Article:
Hey guys, it’s almost hockey season! I say that with excitement, despite the fact that I’m a Bruins fan and they’re probably going to be terrible this year. Sigh. Anyway, if you just can’t wait until October, or if you just like a good sports romance for the romance, not the sport, here are two hockey romances you can read now!
This book features Leo Trevi, a pro hockey players with the Brooklyn Bruisers, and his high school girlfriend Georgia. They were each other’s’ first love, and nobody else has measured up since. Leo is traded to the Bruisers, where he has to come face to face with Georgia (and her father, the coach, who hates Leo’s guts) and all they left behind. Georgia is dealing with trying to keep up after a new promotion and doesn’t have time to be distracted by the long-lost love of her life.
One thing I found refreshing about this book is that, while the event that pulls Leo and Georgia apart is her rape in senior year of high school, the rape itself is never described. The aftermath of Georgia’s assault has echoed through both of their lives, but it’s never dramatized or treated as the only defining event in her life. It’s a choice you don’t often see, and I appreciated the choice the author made.
As always, Bowen does a fantastic job weaving in hockey details with the romance. I also really liked that, even though this was a workplace romance, both Leo and Georgia take their jobs very seriously. They both come to the decision individually that their jobs are more important than the romance, and that never really wavers. They both take pride in their work and are ambitious — there is never the sense that her job is less important than his because she works in PR rather than being on the ice, and her personal ambitions are central to the plot. (I loved the Mark Zuckerberg-like character who owns the team, and I really hope he gets his own book.)
This was a really hard book for me to review. Sarina Bowen is an author who knows how to hit my id hard with tropes and relationships I love. She writes interesting, vibrant characters who have complicated histories, and she should be a very uncomplicated auto-buy for me. That said, she takes a weird turn into misogyny in almost every book. It’s usually brief, but it’s like, “gorgeous ride, beautiful scenery, CAR CRASH, ok, back on the road, gorgeous ride, beautiful scenery..” She has written an incredibly powerful book about slut-shaming (The Shameless Hour) and then, in other books, she has female characters roll their eyes at other female characters for being shallow or “puck bunnies.” There’s always a moment where the heroine is “not like those other girls” and it really grates.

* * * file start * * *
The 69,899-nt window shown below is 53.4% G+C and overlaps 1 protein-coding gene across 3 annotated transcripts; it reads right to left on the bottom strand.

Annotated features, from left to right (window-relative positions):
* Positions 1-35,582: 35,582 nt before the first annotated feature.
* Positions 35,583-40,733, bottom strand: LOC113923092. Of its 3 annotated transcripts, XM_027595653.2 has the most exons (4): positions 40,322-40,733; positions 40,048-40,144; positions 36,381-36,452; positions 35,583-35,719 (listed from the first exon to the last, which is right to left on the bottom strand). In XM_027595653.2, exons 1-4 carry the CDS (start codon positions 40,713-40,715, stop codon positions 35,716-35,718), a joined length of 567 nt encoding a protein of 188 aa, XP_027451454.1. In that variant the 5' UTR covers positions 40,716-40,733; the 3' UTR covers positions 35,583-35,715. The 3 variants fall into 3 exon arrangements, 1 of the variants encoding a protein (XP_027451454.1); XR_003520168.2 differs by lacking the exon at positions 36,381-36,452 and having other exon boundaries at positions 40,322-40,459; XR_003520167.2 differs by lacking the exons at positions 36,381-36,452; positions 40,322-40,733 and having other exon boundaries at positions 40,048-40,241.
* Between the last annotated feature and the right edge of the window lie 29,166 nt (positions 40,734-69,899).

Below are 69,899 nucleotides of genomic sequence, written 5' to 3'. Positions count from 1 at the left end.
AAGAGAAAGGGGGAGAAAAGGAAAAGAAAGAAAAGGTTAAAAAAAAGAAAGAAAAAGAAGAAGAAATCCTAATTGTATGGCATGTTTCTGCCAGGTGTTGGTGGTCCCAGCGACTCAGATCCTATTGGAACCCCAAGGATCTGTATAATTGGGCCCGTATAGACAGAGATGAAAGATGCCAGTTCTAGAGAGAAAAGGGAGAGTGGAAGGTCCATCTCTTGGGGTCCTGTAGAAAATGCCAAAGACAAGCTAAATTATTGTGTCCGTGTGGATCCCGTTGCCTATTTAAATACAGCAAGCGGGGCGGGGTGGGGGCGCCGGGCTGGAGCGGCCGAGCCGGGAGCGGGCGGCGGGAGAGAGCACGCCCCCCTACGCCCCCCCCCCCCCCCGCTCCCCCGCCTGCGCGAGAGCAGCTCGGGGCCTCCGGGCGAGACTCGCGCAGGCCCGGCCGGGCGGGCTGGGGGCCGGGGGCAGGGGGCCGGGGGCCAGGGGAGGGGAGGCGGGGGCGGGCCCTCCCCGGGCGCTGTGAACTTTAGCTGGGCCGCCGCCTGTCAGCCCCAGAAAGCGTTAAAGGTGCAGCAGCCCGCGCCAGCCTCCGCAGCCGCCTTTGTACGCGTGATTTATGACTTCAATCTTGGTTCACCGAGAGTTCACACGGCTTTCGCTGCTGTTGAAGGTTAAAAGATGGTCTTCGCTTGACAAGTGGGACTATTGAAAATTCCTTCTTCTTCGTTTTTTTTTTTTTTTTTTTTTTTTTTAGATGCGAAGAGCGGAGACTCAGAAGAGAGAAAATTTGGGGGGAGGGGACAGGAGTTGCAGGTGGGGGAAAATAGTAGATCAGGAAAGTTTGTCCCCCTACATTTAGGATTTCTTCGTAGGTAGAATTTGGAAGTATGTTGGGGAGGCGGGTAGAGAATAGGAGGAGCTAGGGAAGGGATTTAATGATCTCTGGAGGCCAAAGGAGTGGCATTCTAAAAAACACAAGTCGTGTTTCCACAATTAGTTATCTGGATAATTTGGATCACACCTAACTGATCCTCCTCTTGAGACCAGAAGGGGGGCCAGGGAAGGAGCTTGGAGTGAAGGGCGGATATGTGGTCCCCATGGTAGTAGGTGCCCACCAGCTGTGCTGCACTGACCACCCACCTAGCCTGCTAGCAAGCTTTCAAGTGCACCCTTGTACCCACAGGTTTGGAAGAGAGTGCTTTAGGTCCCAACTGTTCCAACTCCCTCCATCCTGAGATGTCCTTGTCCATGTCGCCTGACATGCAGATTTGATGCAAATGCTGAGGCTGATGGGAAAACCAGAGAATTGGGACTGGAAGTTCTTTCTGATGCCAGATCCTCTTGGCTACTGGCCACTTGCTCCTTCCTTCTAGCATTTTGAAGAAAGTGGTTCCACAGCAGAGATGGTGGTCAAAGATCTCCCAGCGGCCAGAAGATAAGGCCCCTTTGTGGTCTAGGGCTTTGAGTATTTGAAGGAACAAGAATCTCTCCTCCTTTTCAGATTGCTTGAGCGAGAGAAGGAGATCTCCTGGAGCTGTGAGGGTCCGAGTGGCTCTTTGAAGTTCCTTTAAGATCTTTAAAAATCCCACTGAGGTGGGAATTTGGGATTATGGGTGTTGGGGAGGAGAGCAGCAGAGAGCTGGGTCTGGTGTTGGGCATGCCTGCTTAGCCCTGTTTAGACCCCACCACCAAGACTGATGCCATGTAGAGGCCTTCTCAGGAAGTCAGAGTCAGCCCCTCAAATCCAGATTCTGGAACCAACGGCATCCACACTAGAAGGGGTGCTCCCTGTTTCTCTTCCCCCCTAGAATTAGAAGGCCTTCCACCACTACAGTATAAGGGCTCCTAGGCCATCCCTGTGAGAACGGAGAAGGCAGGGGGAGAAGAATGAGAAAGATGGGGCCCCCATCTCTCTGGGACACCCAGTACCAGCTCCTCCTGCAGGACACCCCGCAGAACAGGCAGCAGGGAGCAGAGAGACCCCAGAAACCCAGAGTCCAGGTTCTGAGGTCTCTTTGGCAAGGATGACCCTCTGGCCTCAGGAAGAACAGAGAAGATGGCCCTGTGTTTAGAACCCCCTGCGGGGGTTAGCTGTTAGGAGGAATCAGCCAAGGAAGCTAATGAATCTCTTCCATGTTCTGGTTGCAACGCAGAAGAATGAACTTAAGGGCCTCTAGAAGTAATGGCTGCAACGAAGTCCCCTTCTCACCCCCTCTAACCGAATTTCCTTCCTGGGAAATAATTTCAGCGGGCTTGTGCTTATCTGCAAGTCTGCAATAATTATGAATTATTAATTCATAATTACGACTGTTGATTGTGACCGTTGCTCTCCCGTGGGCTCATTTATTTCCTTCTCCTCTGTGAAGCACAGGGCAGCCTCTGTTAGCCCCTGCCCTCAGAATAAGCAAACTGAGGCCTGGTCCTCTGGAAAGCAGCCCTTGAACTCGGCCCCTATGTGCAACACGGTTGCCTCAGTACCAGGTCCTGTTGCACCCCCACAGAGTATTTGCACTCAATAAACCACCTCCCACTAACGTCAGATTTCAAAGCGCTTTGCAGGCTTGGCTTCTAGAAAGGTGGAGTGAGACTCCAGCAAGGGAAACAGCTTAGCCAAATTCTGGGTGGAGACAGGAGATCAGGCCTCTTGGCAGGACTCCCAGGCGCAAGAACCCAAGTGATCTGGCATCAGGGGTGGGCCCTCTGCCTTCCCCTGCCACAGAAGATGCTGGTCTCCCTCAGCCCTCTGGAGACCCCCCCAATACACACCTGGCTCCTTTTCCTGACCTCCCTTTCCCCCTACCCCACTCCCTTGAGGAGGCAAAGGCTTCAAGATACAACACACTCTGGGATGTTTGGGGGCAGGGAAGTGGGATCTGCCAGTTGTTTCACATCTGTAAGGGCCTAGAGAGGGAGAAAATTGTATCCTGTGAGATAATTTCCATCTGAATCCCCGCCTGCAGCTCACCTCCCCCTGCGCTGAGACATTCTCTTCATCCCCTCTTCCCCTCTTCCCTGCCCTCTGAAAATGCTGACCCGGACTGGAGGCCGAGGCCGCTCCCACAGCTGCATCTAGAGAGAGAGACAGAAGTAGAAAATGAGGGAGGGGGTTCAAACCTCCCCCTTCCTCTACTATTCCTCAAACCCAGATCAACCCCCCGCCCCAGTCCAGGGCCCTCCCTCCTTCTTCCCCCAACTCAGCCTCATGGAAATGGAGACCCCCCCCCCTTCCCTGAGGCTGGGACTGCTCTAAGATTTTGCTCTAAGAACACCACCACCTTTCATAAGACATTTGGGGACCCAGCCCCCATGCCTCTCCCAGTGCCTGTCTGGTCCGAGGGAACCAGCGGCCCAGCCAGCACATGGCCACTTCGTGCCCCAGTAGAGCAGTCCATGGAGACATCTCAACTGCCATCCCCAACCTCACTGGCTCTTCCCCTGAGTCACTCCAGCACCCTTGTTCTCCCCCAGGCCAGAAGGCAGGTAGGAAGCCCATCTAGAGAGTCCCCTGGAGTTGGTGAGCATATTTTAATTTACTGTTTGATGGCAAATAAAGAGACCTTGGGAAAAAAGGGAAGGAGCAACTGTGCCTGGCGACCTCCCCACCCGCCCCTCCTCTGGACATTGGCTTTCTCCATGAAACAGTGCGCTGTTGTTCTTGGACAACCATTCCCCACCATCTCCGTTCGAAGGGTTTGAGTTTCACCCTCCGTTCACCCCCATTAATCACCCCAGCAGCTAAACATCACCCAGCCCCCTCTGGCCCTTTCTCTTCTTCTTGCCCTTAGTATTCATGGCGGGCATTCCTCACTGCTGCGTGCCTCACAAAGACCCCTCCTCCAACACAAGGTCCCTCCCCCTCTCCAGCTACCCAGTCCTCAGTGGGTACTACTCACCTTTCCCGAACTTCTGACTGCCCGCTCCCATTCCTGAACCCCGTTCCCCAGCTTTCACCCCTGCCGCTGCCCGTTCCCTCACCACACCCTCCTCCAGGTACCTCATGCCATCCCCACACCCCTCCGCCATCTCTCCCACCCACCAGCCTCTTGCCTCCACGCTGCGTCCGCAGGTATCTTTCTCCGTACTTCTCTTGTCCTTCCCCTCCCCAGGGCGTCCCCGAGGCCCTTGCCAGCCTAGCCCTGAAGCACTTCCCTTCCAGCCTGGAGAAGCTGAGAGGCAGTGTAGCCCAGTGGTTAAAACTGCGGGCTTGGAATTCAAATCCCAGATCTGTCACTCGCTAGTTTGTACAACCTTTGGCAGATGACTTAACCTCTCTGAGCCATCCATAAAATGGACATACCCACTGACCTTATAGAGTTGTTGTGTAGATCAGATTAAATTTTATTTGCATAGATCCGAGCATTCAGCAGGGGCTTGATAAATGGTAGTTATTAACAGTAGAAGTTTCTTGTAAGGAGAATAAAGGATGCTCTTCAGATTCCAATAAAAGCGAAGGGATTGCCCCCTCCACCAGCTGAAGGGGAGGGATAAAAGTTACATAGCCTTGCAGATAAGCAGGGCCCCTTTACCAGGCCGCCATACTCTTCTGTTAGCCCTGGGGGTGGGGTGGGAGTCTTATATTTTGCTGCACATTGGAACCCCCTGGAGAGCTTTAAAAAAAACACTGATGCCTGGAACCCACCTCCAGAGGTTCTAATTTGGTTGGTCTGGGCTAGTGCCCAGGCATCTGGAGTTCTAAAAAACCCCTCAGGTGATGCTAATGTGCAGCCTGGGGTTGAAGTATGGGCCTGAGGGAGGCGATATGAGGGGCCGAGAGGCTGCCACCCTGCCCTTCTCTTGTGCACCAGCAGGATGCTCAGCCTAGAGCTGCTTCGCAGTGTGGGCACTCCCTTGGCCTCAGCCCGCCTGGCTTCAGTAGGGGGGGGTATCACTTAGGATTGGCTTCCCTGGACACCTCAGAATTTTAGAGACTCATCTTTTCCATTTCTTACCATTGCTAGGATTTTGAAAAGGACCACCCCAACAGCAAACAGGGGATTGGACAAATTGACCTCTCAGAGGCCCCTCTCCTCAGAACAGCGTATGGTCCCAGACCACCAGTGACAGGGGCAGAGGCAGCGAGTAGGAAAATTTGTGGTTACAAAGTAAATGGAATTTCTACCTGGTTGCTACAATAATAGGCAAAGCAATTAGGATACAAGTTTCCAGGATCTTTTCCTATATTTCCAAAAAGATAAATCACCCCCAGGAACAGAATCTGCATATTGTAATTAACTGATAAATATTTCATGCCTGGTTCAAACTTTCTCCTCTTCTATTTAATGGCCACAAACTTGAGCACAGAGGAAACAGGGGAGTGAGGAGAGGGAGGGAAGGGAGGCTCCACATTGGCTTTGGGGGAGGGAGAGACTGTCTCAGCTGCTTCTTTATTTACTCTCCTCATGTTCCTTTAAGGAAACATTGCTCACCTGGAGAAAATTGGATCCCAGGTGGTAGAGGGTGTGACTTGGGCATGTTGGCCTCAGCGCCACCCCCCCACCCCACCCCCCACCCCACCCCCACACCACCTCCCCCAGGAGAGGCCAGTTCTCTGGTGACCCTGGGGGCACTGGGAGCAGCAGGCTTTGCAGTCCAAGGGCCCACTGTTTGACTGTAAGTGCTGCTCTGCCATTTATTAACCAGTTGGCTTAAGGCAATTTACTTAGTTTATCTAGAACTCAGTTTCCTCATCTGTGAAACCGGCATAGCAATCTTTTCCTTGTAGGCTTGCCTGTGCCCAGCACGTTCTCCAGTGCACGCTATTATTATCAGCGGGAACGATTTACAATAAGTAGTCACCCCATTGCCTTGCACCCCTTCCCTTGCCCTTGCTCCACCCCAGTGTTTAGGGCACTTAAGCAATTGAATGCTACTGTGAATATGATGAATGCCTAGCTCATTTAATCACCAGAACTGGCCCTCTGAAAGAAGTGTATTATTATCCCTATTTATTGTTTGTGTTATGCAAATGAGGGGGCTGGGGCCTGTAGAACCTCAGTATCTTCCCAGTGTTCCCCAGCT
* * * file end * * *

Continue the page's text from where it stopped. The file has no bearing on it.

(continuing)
I think it grates so much because I otherwise love her damn books. I know that when I pick up a Sarina Bowen book, I won’t be able to put it down until it’s done. I know that she’ll have characters that feel full and real. I just wish she would never write anyone’s ex-girlfriend ever again.
Avon Gale’s Scoring Chances series shows a different side of professional hockey: the less-glamorous, lower-paying minor hockey world of the ECHL. The first three books can be read as standalones, but Empty Net doesn’t make nearly as much sense if you haven’t read the third book (Power Play) as it continues pretty directly from the end of that.
This book is all about the drama! Like Sarina Bowen’s book, I couldn’t put it down once I started. However, I definitely think this is going to be the kind of book people will either love or hate. It’s very much a soap opera, with enemies-to-lovers, eating disorders and abusive parents and a hero with a past as a prostitute. Oh, and did I mention that one of the heroes is a virgin? This book is packed with so many tropes, it’s bound to be somebody’s catnip.
The things I loved about this book: good hockey and good therapy. Gale does a great job writing the game, showing a side of pro sports that’s rarely depicted anywhere…the life of struggling minor-league player. She also does a terrific job writing Laurent’s therapist and depicts therapy sessions fairly realistically. Therapy done badly is a huge pet peeve of mine.
The relationship is sweet and mutually supportive, but the book is ultimately all about Laurent and his journey, discovering his sexuality, (he’s demisexual and a virgin) gettiIfng healthy, and freeing himself from his father. Gale’s books deal with difficult subjects but somehow always feel safe, in the way where you know everything is going to be all good at the end.
If you’re in the mood for deep dive into the trope deep end, this is an excellently-written book for you.
Erin is a full time contributor to Binge on Books. She is a voracious reader and reviewer who has been been reading romances since she stole them from under her neighbor’s mom’s bed while she was at work. You can read all her reviews here.
Connect with Erin on Twitter: @booksandjoe